Clinical laboratories can take several steps to ensure accurate results for insulin-like growth factor-1 and IGF-binding protein-3 tests. These include monitoring long-term assay performance, participating in external quality assessment programs, letting physicians know which assay is being used and providing clinicians with a detailed reference interval to assist with test result interpretation.
Long-term survival was better among patients with scleroderma who underwent hematopoietic stem cell transplantation than for those who were treated with cyclophosphamide in the 75-patient Scleroderma Cyclophosphamide or Transplantation trial. Survival at 11 years was 88% for those who received HSCT compared with 53% for those treated with cyclophosphamide, and the transplant group also had fewer cases of organ failure, researchers reported at a meeting of the American College of Rheumatology.
The Parker Institute for Cancer Immunotherapy will collaborate with Xyphos Biosciences to develop chimeric antigen receptor T-cell therapies that can be activated by bispecific antibodies.
Canadian geneticist and stem cell researcher Bill Stanford has been testing an investigative treatment for acute myeloid leukemia in mouse models, publishing his team's findings in the journal Cancer Discovery. Stanford hopes to take existing drugs that block the MDM2 gene into clinical trials.
A study of more than 1,000 HIV-positive former inmates in the journal PLOS Medicine found that less than 50% continued to receive treatment three years after release. The rate of continuous care declined to 42.5% after three years, and people who were later sent back to prison had higher rates of care.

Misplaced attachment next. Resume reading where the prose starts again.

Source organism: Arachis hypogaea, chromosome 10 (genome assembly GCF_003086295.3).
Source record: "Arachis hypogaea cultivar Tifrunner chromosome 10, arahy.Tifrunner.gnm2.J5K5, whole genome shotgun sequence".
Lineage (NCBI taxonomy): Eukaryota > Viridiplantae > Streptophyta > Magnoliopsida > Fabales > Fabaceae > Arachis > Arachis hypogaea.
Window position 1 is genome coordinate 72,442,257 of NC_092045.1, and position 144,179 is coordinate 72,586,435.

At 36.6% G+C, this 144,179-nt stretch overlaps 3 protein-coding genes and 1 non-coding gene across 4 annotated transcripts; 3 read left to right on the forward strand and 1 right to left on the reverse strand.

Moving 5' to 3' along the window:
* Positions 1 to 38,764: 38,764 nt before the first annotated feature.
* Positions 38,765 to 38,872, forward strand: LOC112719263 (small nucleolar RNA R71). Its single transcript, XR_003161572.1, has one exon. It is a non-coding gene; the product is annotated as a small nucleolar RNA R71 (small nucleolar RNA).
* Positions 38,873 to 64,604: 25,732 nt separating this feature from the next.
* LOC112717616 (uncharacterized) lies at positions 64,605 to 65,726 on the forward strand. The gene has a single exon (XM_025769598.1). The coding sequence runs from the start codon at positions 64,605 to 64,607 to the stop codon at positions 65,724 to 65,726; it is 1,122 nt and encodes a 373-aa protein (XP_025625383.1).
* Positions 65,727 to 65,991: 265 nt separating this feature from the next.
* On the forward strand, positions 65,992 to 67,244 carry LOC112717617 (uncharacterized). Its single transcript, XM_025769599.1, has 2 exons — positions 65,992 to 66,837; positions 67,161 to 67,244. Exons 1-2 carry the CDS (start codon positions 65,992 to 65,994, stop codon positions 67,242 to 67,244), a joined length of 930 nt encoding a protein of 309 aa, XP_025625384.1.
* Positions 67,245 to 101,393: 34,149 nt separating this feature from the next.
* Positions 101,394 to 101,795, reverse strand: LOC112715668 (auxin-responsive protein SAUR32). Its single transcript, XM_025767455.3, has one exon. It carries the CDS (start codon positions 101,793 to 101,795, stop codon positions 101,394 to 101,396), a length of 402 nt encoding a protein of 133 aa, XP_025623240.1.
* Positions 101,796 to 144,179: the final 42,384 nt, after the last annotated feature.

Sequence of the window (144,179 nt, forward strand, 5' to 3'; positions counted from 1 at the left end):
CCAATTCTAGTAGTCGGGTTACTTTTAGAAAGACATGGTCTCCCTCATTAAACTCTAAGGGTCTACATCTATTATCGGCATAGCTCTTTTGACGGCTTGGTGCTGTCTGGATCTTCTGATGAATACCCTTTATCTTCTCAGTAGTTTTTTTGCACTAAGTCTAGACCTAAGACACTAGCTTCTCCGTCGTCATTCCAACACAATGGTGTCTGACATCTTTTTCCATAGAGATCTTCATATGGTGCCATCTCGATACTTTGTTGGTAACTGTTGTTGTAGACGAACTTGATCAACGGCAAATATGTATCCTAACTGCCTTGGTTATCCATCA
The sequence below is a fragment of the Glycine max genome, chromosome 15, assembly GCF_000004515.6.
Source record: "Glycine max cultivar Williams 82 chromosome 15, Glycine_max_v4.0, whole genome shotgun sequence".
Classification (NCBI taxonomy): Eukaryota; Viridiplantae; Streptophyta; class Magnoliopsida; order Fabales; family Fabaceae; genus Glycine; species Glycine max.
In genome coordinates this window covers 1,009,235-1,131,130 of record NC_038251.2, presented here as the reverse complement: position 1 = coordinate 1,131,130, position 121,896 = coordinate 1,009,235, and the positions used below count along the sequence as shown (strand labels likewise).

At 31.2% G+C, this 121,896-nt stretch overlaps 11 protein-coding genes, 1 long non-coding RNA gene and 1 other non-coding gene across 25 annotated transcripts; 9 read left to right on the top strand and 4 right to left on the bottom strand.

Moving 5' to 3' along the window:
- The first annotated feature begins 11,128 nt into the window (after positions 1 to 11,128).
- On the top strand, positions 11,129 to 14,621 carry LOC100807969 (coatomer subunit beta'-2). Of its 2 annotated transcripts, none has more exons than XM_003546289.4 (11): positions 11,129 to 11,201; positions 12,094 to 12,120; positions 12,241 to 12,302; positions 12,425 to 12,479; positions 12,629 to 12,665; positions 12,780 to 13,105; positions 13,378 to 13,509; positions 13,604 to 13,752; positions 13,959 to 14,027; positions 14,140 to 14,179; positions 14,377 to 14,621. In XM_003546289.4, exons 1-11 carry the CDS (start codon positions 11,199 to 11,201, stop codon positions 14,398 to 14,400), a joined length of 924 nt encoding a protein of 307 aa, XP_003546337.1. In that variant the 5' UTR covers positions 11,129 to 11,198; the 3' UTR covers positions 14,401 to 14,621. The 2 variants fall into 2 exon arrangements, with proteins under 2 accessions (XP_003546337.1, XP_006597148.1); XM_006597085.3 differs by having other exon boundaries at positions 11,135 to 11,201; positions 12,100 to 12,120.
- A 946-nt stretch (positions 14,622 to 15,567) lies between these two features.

An attack by rebels in the Democratic Republic of Congo is slowing efforts to contain the Ebola virus in the city of Beni, according to Peter Salama of the World Health Organization. The rate of new cases doubled after containment efforts were halted by an attack last month.
Since Aug. 1, at least 223 confirmed cases of Ebola have been documented in an outbreak of the virus in the Democratic Republic of Congo, and at least 144 people have died. Public health workers have struggled in some cases to implement preventive measures, and researchers are especially concerned about a disproportionate number of infections seen in children, who accounted for 60% of newly reported cases in the first two weeks of October around the current epicenter of disease.
A retraction was issued by the New England Journal of Medicine for a 2011 paper titled "Evidence for Human Lung Stem Cells," co-authored by Dr. Piero Anversa, cardiac stem cell proponent and former Harvard University professor, and the journal also published an "expression of concern" concerning two other studies. The retraction was made because of evidence that some images included in the paper had been manipulated.
The devastating effects of Zika virus are becoming evident as those born with related defects in Brazil grow older, and now more cases of microcephaly are surfacing among infants in Angola. The data emphasize the need for funding for continuous surveillance, monitoring and prevention of the disease, as well as the need for improved diagnostics and birth defect monitoring programs.
The World Health Organization declared that the Democratic Republic of Congo's current Ebola outbreak does not constitute a global public health emergency. WHO leaders did call for an escalated response, including more support from UN peacekeeping forces, to halt the virus' spread.
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